Latency - a measurement of how long it takes the network to respond to a request - is another key consideration, especially given the types of applications we’re anticipating for 5G. The expected reductions here will make it ideal for use within new industries or applications where instantaneous response is required, such as autonomous vehicles and virtual reality.
Where can 5G really add value?
The most obvious application is improved mobile broadband, with 5G building on the already-impressive capabilities of its predecessor. This means easier, faster and higher quality communication for businesses and consumers.
The next is Fixed Wireless Access (FWA), as in many instances 5G will offer better speeds and lower costs than fixed broadband solutions, such as fibre and cable; this will be the case in urban and rural areas under certain conditions.
This new generation of connectivity will have a huge impact on ‘smart’ machine-to-machine technologies, with the improvements in speed, latency, network resilience and electricity consumption in particular allowing all manner of devices and sensors to communicate effectively and in real-time. 5G is also likely to allow a much lower cost-per-application for the Internet of Things (IoT), opening up the possibility of mass roll outs of new applications where current costs would be too high.
This includes connected – and even driverless - cars, for which 4G networks aren’t quite sufficient. Our surroundings will become smarter too; expect largely automated cities and more efficient homes as the ‘things’ within them become better at interacting with one another.
The IoT will evolve from concept into reality, enabling vital connections between people and processes. Future applications could include real-time healthcare monitoring, smart agriculture and sensor-driven traffic management.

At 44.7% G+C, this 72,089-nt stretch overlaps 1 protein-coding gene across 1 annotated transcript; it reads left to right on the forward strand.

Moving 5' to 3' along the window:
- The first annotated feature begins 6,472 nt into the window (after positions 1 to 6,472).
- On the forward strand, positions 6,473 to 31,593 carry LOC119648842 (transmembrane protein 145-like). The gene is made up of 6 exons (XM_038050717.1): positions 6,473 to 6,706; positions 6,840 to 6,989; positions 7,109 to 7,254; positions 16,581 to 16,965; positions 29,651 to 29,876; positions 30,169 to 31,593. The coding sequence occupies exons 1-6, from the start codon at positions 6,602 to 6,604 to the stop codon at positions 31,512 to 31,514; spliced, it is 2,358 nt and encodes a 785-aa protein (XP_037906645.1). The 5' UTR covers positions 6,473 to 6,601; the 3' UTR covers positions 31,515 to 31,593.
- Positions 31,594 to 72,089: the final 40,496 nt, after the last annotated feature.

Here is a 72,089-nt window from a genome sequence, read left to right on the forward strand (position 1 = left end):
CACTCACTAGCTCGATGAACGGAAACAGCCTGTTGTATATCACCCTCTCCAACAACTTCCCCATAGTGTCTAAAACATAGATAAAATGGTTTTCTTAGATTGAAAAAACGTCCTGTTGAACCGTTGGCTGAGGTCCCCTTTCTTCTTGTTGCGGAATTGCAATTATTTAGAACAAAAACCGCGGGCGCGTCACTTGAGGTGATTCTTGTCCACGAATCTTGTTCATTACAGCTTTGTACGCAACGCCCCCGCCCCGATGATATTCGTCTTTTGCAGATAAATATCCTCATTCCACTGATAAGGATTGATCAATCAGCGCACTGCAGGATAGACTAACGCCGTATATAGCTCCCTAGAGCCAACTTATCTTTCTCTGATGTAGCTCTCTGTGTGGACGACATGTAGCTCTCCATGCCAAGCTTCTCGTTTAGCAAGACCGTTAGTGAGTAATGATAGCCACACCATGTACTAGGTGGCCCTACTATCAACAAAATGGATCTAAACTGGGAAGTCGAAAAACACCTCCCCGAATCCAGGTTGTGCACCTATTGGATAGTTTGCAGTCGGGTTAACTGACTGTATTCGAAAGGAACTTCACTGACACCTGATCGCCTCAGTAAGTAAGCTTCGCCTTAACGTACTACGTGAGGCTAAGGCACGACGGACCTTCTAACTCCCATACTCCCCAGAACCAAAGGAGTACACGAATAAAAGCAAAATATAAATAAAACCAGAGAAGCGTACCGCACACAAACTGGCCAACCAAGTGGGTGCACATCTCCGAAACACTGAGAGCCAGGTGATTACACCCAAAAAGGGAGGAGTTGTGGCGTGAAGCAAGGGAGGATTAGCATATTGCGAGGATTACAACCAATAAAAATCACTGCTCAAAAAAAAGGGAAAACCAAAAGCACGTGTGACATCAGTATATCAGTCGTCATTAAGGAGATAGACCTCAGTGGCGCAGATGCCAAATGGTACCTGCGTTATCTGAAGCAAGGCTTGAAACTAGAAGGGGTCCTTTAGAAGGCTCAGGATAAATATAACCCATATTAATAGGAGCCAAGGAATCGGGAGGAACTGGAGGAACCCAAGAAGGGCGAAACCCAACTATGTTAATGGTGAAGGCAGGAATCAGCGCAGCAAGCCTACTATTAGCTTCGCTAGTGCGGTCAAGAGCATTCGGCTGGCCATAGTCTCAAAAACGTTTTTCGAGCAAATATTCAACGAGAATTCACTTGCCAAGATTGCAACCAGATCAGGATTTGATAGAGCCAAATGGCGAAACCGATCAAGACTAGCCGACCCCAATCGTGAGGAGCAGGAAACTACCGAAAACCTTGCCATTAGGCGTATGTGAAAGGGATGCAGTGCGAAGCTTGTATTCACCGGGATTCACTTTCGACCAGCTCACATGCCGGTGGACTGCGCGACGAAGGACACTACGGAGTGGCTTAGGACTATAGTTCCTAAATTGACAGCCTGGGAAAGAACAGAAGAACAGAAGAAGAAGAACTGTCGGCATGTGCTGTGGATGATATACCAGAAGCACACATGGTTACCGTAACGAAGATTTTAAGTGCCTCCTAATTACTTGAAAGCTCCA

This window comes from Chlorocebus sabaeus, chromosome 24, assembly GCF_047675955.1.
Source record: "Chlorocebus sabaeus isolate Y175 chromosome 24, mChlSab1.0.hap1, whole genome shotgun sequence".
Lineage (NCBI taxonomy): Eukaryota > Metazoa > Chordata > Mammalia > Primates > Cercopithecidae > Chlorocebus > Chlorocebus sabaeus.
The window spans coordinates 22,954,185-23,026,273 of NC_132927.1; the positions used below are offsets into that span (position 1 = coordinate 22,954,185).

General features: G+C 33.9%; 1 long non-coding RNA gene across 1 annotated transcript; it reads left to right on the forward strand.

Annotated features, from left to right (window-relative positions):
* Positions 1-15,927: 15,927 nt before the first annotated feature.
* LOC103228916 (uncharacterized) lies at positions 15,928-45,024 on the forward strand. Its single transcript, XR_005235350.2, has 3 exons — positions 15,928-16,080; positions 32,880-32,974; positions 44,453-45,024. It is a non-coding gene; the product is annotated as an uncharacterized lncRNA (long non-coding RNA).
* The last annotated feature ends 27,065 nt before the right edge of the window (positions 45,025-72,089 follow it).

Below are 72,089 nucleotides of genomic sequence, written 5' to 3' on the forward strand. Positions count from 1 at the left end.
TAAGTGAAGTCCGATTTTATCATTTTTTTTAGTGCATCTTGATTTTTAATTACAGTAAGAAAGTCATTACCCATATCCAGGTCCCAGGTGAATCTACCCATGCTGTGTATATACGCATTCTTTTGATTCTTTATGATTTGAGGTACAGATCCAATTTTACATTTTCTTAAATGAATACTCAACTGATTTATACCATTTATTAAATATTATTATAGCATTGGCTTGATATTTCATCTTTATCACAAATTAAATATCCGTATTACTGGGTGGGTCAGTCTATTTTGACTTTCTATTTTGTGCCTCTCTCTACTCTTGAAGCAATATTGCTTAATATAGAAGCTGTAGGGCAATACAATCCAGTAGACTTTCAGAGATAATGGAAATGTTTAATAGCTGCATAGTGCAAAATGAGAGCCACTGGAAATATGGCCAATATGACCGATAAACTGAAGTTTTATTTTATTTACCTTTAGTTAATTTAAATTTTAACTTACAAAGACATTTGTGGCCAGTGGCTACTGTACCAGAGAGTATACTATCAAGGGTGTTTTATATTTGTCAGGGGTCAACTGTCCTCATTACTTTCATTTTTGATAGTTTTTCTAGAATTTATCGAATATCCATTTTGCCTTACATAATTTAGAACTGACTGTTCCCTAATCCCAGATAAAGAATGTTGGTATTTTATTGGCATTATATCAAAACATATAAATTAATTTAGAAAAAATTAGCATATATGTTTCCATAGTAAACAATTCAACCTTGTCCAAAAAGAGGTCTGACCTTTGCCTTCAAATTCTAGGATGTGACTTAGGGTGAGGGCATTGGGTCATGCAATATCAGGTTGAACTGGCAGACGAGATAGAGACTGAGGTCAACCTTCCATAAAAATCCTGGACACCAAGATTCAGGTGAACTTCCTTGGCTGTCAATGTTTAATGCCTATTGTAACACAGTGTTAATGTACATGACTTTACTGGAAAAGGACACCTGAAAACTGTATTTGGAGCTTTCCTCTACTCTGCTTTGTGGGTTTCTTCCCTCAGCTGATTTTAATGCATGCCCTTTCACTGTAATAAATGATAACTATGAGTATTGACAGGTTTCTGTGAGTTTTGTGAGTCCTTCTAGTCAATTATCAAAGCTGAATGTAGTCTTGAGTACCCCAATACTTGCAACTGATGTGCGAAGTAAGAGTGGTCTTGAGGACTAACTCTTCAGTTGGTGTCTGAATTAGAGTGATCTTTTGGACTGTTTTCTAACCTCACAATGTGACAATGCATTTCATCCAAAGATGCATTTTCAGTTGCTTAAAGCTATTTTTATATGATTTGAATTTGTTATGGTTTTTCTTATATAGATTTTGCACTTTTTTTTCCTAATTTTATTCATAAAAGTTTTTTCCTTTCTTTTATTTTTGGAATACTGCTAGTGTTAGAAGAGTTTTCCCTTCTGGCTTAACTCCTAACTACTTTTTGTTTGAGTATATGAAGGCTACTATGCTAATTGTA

It’s impossible to know exactly where 5G will be applied, but it’s safe to say it will help in allowing the UK to become truly digital.
Image: ITU 5G Standards
Challenges to consider
5G networks will be very different from today’s 3G and 4G networks. They require real-time, end-to-end visibility; automated, intelligent resource analysis and allocation; and most importantly, they will be underpinned by software-defined networking (SDN) control.
The success of 5G, therefore, and whether its potential is fulfilled, will depend on how these components are deployed and managed – and that’s something Arqiva is heavily involved with. We are a key enabler of this new generation of wireless communication.
There are many challenges to consider, though. The first and biggest is spectrum.
5G will be extremely spectrum-hungry, so the greatest amount of spectrum must be made available to the mobile industry as a priority - and available at a price that still allows companies to invest and innovate. What’s more, this spectrum will need to be positioned in high-frequency bands to allow for high speeds and low latency coverage.